There are a number of possible explanations. Clicks from social media are more likely to come from mobile devices, where readers typically spend less time on the page. It also likely reflects readers’ preferences about what types of links they click ‘ studies show people are more likely to share stories that are happy or nostalgic than they are to tweet about crime, for example. It’s also possible that some highly retweeted stories contain all the information necessary in the headline without the need to click on the article, as with some breaking news. Or it could just be that we’re in the age of the skim, as Slate’s Farhad Manjoo wrote last year, and people just don’t read things deeply on the internet.
Are we sharing stories without reading them?
But the most obvious explanation, the one that has probably already occurred to you because you’re just as guilty as everyone else, is that people are tweeting stories without reading them. “I skim hundreds of stories on a daily basis for my job, and yes a portion of those I definitely tweet without actually reading,” says Taylor Lorenz, who runs social media for The Daily Mail. “I think anyone who says they fully read and ponder every article before tweeting is lying through their teeth.”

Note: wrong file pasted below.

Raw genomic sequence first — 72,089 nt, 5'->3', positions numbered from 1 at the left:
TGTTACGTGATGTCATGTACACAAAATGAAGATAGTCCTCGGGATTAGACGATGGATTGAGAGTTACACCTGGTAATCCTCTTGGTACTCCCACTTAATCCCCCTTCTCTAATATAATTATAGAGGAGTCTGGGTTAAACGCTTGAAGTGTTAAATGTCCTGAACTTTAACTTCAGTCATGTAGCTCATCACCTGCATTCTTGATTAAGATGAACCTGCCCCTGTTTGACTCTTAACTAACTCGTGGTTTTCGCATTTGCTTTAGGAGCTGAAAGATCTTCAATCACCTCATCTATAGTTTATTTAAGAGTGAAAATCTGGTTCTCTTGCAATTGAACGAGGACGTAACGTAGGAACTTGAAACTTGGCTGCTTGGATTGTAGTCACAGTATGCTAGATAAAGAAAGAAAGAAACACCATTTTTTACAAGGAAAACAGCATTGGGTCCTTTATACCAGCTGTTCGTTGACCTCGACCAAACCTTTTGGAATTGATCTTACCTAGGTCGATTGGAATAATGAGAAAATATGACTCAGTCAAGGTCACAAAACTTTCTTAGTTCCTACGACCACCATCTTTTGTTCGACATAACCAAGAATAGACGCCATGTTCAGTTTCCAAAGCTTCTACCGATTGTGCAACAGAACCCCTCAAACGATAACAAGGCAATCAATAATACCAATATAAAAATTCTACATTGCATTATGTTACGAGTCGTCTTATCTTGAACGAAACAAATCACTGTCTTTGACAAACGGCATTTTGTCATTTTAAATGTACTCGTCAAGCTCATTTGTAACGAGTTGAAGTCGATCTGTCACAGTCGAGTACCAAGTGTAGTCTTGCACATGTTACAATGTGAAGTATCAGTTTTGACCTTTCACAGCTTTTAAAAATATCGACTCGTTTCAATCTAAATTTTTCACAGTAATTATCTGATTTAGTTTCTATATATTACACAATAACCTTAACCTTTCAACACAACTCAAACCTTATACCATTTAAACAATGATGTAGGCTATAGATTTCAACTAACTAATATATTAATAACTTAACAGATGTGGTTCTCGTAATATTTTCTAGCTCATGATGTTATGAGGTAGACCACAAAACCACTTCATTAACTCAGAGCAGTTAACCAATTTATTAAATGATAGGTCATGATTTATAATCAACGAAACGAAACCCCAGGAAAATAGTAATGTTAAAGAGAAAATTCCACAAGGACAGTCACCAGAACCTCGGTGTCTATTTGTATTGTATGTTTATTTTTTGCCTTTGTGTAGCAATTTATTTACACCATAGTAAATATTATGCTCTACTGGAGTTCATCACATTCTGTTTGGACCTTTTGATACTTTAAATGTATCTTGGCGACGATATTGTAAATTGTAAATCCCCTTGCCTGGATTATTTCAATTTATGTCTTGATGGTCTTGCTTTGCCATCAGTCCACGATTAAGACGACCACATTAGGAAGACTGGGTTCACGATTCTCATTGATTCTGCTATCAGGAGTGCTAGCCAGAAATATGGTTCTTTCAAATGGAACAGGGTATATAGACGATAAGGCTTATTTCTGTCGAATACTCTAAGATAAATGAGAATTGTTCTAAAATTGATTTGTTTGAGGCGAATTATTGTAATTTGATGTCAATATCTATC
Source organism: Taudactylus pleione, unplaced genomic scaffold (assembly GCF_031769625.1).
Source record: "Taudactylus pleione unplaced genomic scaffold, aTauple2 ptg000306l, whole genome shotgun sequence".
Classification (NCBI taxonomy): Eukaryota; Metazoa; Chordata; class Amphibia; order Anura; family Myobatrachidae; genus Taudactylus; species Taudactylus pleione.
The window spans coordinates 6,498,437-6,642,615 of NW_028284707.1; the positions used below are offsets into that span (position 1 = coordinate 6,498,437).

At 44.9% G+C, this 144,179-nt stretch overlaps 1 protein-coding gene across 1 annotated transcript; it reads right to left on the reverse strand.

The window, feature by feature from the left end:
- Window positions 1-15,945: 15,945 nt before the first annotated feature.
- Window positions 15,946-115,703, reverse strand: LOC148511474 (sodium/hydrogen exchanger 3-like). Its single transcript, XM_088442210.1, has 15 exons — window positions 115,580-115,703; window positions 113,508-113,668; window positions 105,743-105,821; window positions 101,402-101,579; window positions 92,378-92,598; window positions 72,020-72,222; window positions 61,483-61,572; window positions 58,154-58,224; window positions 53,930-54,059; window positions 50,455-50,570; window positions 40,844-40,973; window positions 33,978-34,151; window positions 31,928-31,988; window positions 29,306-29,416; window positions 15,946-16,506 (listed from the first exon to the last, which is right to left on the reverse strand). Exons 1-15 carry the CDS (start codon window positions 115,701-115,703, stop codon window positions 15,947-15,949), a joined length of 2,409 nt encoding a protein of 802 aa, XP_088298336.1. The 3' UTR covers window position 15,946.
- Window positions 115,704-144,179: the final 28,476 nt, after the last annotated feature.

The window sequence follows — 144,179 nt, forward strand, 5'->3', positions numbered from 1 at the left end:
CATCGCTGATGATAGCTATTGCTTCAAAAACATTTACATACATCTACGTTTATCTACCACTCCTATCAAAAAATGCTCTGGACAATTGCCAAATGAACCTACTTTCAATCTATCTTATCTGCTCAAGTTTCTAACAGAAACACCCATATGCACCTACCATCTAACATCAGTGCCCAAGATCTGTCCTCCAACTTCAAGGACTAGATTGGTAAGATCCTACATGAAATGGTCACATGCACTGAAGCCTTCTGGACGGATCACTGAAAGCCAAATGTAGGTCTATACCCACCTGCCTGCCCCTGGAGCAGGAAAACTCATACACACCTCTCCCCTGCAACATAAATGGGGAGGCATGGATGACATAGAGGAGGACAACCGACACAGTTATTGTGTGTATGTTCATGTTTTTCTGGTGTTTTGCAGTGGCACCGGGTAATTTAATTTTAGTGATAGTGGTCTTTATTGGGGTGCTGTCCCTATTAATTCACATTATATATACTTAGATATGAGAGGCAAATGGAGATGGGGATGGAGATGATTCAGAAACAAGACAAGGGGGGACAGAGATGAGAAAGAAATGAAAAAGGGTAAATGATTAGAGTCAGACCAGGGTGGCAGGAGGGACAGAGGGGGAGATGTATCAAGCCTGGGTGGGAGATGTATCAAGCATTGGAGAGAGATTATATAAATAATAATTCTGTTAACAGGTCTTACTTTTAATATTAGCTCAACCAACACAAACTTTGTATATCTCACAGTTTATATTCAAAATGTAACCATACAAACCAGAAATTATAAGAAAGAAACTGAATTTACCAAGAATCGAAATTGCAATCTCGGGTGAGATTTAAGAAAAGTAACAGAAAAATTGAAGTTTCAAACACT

Like Chartbeat, Upworthy measures things like scroll depth, clicks, video playback, and other metrics in order to determine whether people are actually reading. Upworthy’s data supports the false-retweet theory: users who consume about 25 percent of an article are more likely to share than users who immediately bounced away or even users who spent more time with it.
Let’s say that a longer and more accurate version of what Chartbeat found might be stated as: “Just because an article is shared a lot doesn’t mean that people are reading the whole thing.”
But there’s more to the story. While Upworthy sees a burst of tweets from people who have consumed just a quarter of the article, it sees an ever greater boost once people have consumed the whole thing. BuzzFeed’s data-science team had similar findings: the majority of social media shares happen after people have been on a page for over three and a half minutes on desktop, or over two minutes on a mobile device.